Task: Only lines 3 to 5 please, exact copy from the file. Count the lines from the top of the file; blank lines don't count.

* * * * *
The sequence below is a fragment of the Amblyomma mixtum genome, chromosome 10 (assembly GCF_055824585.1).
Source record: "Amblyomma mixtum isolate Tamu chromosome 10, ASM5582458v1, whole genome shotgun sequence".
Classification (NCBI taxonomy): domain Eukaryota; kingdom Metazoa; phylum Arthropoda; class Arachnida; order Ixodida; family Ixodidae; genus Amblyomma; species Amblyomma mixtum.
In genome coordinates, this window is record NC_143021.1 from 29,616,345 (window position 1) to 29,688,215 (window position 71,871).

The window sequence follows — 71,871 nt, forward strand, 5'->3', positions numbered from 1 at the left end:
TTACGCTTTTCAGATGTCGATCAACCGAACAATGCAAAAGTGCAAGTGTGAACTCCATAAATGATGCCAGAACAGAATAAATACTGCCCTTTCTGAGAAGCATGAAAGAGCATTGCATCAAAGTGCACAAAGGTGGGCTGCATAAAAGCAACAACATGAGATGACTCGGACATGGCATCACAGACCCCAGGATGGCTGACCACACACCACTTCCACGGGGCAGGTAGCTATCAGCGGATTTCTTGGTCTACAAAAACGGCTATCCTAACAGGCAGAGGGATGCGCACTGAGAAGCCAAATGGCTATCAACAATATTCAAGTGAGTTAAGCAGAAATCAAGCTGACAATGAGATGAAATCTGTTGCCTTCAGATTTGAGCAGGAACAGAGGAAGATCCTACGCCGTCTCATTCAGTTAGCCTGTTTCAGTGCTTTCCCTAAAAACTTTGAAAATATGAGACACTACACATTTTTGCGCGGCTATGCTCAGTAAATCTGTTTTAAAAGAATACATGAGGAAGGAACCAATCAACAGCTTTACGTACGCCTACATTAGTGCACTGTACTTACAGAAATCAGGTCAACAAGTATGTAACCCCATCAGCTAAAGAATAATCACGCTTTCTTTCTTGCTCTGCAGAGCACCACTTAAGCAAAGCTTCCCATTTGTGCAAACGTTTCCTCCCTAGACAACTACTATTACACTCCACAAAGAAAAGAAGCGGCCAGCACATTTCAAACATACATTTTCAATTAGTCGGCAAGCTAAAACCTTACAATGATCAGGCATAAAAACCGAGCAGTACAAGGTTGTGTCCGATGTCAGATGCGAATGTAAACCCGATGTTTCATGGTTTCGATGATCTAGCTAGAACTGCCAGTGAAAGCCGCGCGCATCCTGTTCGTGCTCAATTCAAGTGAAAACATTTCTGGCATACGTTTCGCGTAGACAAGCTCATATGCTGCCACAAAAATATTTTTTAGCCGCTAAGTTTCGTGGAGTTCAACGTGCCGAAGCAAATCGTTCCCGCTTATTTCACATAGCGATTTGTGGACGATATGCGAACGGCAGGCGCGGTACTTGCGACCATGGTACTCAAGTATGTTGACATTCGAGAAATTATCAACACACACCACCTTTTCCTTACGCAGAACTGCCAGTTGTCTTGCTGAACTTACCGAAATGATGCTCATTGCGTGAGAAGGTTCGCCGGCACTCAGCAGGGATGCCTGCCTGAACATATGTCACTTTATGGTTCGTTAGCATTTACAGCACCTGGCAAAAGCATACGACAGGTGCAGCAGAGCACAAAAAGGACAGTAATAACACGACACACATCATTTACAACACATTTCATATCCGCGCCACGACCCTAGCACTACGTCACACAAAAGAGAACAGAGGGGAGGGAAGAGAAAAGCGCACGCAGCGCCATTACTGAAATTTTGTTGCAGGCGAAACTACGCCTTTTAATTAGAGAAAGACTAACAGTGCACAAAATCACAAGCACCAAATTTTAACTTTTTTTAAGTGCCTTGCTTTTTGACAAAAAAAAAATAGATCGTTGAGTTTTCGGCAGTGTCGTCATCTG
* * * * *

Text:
Classification (NCBI taxonomy): domain Eukaryota; kingdom Metazoa; phylum Arthropoda; class Arachnida; order Ixodida; family Ixodidae; genus Amblyomma; species Amblyomma mixtum.
In genome coordinates, this window is record NC_143021.1 from 29,616,345 (window position 1) to 29,688,215 (window position 71,871).

The window sequence follows — 71,871 nt, forward strand, 5'->3', positions numbered from 1 at the left end: